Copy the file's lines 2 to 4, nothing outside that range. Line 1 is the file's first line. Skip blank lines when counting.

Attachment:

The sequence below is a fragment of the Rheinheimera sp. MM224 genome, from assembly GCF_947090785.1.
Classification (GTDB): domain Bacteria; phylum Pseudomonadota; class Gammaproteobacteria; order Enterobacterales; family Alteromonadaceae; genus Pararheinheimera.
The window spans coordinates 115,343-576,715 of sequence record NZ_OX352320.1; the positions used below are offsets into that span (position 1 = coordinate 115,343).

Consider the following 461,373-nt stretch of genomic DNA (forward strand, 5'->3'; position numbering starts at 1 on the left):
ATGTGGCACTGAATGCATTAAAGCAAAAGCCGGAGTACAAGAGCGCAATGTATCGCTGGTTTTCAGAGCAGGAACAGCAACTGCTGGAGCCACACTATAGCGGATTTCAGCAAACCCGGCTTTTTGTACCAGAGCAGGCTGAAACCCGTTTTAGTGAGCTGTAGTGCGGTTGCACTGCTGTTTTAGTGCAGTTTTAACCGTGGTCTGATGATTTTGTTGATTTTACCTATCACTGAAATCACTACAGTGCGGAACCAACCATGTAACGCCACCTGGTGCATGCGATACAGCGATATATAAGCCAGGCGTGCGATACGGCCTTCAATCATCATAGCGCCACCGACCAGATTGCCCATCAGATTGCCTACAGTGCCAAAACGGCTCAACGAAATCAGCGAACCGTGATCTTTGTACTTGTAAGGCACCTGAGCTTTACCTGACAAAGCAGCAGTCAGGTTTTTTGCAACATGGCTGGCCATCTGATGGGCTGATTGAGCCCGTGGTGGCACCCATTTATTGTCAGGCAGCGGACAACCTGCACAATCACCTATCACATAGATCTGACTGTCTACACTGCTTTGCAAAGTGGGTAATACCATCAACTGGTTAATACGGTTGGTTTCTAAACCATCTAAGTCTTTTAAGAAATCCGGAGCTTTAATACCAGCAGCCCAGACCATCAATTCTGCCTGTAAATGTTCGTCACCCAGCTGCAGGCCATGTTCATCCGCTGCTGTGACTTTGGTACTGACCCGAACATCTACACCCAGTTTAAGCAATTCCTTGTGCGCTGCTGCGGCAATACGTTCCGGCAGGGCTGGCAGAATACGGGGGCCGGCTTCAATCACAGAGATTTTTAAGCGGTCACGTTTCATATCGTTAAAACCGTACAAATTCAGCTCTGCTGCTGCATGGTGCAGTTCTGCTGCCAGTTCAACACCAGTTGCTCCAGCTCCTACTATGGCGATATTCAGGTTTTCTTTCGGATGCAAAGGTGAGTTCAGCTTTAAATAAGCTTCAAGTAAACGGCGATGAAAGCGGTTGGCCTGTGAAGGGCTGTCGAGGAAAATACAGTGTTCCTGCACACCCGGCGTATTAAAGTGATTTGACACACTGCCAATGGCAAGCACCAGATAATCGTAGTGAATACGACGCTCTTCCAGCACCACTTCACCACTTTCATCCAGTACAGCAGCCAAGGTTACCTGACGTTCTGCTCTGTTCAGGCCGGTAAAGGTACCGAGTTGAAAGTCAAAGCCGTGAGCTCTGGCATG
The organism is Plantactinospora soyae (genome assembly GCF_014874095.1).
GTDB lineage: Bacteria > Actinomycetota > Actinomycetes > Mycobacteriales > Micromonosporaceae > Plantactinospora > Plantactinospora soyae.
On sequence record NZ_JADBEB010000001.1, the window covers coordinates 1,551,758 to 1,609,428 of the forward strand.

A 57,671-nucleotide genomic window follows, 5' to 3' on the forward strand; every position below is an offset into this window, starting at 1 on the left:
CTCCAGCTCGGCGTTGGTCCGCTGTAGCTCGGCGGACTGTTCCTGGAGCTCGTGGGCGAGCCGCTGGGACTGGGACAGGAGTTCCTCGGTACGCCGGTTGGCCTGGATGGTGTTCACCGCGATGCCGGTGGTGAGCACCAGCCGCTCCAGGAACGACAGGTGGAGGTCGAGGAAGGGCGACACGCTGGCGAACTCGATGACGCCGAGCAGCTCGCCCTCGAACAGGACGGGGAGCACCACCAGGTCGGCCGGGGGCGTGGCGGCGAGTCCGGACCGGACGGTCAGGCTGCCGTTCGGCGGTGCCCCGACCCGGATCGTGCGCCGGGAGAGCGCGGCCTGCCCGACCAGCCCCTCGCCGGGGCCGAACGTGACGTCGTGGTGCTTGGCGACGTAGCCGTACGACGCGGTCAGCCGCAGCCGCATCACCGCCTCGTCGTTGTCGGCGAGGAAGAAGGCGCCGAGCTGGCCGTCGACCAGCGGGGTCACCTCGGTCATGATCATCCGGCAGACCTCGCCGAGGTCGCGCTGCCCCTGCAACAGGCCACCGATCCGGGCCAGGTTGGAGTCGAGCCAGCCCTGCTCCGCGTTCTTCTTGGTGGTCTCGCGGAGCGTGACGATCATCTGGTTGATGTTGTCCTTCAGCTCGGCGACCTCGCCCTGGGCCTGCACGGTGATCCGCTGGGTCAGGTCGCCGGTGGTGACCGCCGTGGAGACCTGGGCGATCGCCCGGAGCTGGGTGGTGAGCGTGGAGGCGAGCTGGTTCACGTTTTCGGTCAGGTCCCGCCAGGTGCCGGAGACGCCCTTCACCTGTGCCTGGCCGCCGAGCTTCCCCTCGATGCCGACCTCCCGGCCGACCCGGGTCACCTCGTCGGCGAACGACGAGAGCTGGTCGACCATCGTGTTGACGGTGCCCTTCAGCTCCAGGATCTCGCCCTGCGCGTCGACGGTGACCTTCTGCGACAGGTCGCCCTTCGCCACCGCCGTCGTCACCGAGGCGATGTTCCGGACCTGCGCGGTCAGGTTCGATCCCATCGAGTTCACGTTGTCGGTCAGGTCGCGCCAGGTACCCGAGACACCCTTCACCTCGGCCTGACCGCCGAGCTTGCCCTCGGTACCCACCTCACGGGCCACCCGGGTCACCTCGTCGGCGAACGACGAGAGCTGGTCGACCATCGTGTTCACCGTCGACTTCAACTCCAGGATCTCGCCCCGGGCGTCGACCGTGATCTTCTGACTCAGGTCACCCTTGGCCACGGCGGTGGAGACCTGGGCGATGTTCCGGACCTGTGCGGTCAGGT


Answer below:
Classification (GTDB): domain Bacteria; phylum Pseudomonadota; class Gammaproteobacteria; order Enterobacterales; family Alteromonadaceae; genus Pararheinheimera.
The window spans coordinates 115,343-576,715 of sequence record NZ_OX352320.1; the positions used below are offsets into that span (position 1 = coordinate 115,343).

Consider the following 461,373-nt stretch of genomic DNA (forward strand, 5'->3'; position numbering starts at 1 on the left):